September28, 2020

With the confirmation hearings of Amy Coney Barrett as a Supreme Court Justice about to begin in October, the abortion rights debate is likely move to center stage. In a Pew Research survey conducted on August 4, 2019, showed that 61% of registered voters agreed with “abortion should be legal in all/most circumstances.” And 38% said it should “illegal in most/all circumstance’s.”

In a July 2018 General Social Survey (GSS) found that 49% of all voters supported a “woman’s right to have an abortion for any reason.” Why the difference? Although the Pew survey is more recent, it is highly unlikely the time difference is the main reason for the significant increase. More likely it is the wording of the question.

The most important variance in poll results is the wording of the question. The key word in the Pew survey is “legal,” where the GSS question states “a women’s right.” Some voters may have interpreted to legal as in laws and to a woman’s right, as an intrinsic right that we enjoy independently of any laws.

In their most recent survey (July 2020), the GSS changed the wording to apply to the respondent’s reaction if the Supreme Court reduced current abortion rights. Below is the exact wording and the results from 2400 national interviews.

How pleased or upset would you be if the Supreme Court reduced abortion rights?Percent %
1. Extremely pleased33
2. Moderately pleased16.5
3. Slightly pleased10
4. Neither pleased nor upset23.3
5. Slightly upset5.1
6. Moderately upset5.2
7. Extremely upset6.9

Instead of asking if abortion should be legal or a woman’s right, it asks their reaction to a possible ruling restricting abortion. This wording not only tells us how the voter feels about this possible change but it also measures their intensity as well.

Intensity determines whether a person will likely act on their beliefs. For example, a person who is extremely upset about the ruling is more likely to join a protest against it than a person who is just moderately upset.

Based on this alone, we can estimate the voting potential based on how pleased or upset by a Supreme Court ruling or even the reaction to the confirmation of a Justice who’s past rulings would suggest overturning or diluting the Roe v. Wade abortion decision.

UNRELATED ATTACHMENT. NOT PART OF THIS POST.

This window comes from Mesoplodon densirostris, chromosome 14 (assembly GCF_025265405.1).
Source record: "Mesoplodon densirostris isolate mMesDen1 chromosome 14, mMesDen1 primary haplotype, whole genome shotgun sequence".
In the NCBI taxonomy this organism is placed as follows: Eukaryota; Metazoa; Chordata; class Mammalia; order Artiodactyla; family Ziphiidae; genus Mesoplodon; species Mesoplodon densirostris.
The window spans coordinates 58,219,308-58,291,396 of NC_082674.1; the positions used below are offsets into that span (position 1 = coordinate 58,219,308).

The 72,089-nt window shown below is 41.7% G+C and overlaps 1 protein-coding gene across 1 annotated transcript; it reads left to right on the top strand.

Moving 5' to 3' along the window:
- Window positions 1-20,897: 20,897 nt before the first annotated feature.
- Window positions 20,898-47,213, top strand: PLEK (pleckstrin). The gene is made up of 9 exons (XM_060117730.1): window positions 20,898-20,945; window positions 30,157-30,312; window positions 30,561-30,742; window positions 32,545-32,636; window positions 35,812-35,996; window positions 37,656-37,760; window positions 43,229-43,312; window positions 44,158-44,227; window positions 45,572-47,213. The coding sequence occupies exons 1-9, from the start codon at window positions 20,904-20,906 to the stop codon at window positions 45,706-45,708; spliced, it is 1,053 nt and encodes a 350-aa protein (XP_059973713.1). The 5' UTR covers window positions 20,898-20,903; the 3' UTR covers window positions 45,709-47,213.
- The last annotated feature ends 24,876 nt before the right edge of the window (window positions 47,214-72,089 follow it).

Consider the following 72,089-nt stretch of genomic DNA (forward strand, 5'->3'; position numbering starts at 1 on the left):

And for abortion supporters, this is the main problem that Republicans have long understood: those opposed to abortion are more likely show their anger at the ballot box than those who support the right of a woman to have an abortion.

Will the confirmation of Amy Coney Barrett to the Supreme Court prior to the election effect the outcome? Not likely. For 98% of voters, who they will vote for is a done decision. Be safe…

By Jim Kane

Jim Kane is a pollster and media advisor, and was for fifteen years an Adjunct Professor of Political Science at the University of Florida. Kane is founder of the polling firm USAPoll and served as the Director of the Florida Voter Poll. His political clients have included both Republican and Democratic candidates, including the Republican Party of Florida, and both the Sun-Sentinel and Orlando Sentinel newspapers. At the University of Florida, Professor Kane taught graduate level courses in political science on Survey Research, Lobbying and Special Interest Groups in America, Political Campaigning, and Political Behavior. In addition to his professional and academic career, Jim Kane has been actively involved in local and state policy decisions. He was elected to the Broward County Soil and Water Conservation Board (1978-1982) and the Port Everglades Authority (1988-1994). Kane also served as an appointed member of the Broward County Planning Council (1995-2003), Broward County Management Review Committee (Chair, 1990-1991), Broward County Consumer Protection Board (1976-1982), and the Broward County School Board Consultants Review Committee (1986-1990).

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